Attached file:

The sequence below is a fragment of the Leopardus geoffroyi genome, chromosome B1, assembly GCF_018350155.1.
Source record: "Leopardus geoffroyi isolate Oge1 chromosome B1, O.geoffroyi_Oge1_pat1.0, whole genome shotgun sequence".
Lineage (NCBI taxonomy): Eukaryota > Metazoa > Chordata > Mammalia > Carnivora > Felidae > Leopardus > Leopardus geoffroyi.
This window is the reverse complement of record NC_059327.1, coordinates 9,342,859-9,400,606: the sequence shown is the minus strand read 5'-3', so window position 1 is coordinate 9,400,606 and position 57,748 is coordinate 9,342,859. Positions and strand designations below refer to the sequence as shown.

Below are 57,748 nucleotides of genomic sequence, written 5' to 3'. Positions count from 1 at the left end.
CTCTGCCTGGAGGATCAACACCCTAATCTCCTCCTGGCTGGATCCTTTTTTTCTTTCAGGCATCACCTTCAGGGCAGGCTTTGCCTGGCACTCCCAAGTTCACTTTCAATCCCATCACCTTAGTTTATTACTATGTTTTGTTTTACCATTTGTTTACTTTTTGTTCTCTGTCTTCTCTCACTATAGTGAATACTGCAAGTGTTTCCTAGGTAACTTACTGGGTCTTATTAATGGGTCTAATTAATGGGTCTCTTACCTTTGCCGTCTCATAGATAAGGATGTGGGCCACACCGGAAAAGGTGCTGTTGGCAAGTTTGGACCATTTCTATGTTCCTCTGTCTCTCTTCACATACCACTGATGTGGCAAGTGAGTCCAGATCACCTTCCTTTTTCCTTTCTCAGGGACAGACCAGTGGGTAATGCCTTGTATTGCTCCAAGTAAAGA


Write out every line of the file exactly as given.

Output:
The sequence below is a fragment of the Leopardus geoffroyi genome, chromosome B1, assembly GCF_018350155.1.
Source record: "Leopardus geoffroyi isolate Oge1 chromosome B1, O.geoffroyi_Oge1_pat1.0, whole genome shotgun sequence".
Lineage (NCBI taxonomy): Eukaryota > Metazoa > Chordata > Mammalia > Carnivora > Felidae > Leopardus > Leopardus geoffroyi.
This window is the reverse complement of record NC_059327.1, coordinates 9,342,859-9,400,606: the sequence shown is the minus strand read 5'-3', so window position 1 is coordinate 9,400,606 and position 57,748 is coordinate 9,342,859. Positions and strand designations below refer to the sequence as shown.

Below are 57,748 nucleotides of genomic sequence, written 5' to 3'. Positions count from 1 at the left end.
CTCTGCCTGGAGGATCAACACCCTAATCTCCTCCTGGCTGGATCCTTTTTTTCTTTCAGGCATCACCTTCAGGGCAGGCTTTGCCTGGCACTCCCAAGTTCACTTTCAATCCCATCACCTTAGTTTATTACTATGTTTTGTTTTACCATTTGTTTACTTTTTGTTCTCTGTCTTCTCTCACTATAGTGAATACTGCAAGTGTTTCCTAGGTAACTTACTGGGTCTTATTAATGGGTCTAATTAATGGGTCTCTTACCTTTGCCGTCTCATAGATAAGGATGTGGGCCACACCGGAAAAGGTGCTGTTGGCAAGTTTGGACCATTTCTATGTTCCTCTGTCTCTCTTCACATACCACTGATGTGGCAAGTGAGTCCAGATCACCTTCCTTTTTCCTTTCTCAGGGACAGACCAGTGGGTAATGCCTTGTATTGCTCCAAGTAAAGA